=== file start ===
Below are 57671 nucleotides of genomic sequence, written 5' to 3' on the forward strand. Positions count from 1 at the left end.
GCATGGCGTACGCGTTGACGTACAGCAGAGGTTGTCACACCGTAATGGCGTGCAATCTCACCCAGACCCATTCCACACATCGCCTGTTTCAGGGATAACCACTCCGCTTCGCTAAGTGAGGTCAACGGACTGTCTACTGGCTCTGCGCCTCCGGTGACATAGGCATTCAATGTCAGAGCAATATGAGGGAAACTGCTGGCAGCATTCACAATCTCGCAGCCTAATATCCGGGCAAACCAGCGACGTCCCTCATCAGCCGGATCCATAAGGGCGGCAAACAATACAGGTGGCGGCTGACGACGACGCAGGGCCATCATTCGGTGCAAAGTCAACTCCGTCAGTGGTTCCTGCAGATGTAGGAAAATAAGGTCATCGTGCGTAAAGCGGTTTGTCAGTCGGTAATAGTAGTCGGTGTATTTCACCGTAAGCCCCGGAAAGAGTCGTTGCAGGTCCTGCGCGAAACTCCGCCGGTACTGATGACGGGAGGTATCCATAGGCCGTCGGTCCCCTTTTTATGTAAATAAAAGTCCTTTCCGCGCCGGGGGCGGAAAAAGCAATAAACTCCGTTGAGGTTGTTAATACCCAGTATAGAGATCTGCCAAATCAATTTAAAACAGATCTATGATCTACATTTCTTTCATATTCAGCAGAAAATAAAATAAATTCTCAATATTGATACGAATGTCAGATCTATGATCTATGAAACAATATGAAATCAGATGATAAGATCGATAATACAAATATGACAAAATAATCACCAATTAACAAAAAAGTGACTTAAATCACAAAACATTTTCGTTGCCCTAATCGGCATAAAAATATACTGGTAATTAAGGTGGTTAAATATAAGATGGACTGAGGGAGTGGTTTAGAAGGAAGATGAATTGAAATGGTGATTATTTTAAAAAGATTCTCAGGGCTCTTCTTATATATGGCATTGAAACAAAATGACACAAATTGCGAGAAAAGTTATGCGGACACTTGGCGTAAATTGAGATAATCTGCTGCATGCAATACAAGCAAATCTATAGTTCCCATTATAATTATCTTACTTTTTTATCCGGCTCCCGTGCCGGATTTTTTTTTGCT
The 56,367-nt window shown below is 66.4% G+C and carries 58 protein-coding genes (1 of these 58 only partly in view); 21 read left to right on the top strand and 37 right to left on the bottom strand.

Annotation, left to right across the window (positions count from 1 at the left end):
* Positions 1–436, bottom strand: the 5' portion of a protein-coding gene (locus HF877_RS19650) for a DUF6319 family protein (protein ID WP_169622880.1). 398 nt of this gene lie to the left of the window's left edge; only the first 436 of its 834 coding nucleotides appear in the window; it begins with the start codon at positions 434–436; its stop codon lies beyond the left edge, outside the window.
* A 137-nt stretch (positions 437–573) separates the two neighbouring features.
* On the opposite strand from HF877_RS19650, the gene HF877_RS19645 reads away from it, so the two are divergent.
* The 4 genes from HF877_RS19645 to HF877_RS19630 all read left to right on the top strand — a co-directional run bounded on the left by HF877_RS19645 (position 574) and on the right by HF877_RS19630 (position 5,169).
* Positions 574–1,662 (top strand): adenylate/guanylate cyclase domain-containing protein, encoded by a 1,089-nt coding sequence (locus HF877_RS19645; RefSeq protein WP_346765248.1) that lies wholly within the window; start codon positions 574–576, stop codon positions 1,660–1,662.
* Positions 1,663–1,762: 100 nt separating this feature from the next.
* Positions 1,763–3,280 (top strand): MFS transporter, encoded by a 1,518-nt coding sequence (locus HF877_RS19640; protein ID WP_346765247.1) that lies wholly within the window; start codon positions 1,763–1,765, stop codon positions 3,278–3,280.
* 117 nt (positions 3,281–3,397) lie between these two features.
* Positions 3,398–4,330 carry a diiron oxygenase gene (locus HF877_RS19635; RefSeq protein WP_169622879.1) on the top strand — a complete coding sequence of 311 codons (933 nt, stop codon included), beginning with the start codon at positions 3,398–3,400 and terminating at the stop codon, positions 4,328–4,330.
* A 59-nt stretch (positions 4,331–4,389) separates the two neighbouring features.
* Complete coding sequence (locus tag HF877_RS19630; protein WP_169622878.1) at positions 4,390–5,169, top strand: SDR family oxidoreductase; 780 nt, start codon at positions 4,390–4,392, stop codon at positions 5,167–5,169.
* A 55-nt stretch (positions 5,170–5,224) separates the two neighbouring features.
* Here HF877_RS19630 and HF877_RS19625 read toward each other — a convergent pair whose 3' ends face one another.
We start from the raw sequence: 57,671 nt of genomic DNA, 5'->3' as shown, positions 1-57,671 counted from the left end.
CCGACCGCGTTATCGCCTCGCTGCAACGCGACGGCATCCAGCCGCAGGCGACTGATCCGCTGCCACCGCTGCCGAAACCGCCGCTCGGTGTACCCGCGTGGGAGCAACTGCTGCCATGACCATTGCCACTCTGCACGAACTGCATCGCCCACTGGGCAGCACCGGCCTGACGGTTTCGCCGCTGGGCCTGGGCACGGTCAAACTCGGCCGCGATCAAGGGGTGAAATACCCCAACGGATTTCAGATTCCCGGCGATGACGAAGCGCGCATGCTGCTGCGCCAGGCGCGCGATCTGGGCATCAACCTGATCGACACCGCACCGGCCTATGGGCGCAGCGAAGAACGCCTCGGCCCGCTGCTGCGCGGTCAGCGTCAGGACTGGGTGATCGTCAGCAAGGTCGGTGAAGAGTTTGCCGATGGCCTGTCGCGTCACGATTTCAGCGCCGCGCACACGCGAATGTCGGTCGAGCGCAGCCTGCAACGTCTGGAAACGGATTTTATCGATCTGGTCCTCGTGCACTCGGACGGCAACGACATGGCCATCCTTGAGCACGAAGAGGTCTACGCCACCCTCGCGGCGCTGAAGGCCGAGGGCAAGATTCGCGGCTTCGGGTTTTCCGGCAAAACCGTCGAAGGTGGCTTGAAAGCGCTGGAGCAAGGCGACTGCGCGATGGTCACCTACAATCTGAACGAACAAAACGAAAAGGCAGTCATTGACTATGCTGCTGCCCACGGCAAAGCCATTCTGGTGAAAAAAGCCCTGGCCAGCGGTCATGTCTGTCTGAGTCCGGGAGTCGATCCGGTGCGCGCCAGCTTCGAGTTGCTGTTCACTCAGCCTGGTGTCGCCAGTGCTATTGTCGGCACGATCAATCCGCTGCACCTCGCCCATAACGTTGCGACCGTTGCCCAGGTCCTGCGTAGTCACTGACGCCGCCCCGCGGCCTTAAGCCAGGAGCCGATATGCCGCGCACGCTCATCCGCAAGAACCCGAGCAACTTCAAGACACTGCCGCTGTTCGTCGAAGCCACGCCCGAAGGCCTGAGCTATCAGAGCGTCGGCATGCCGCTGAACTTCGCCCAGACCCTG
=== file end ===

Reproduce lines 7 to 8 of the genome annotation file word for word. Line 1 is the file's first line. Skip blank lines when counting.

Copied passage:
* On the opposite strand from HF877_RS19650, the gene HF877_RS19645 reads away from it, so the two are divergent.
* The 4 genes from HF877_RS19645 to HF877_RS19630 all read left to right on the top strand — a co-directional run bounded on the left by HF877_RS19645 (position 574) and on the right by HF877_RS19630 (position 5,169).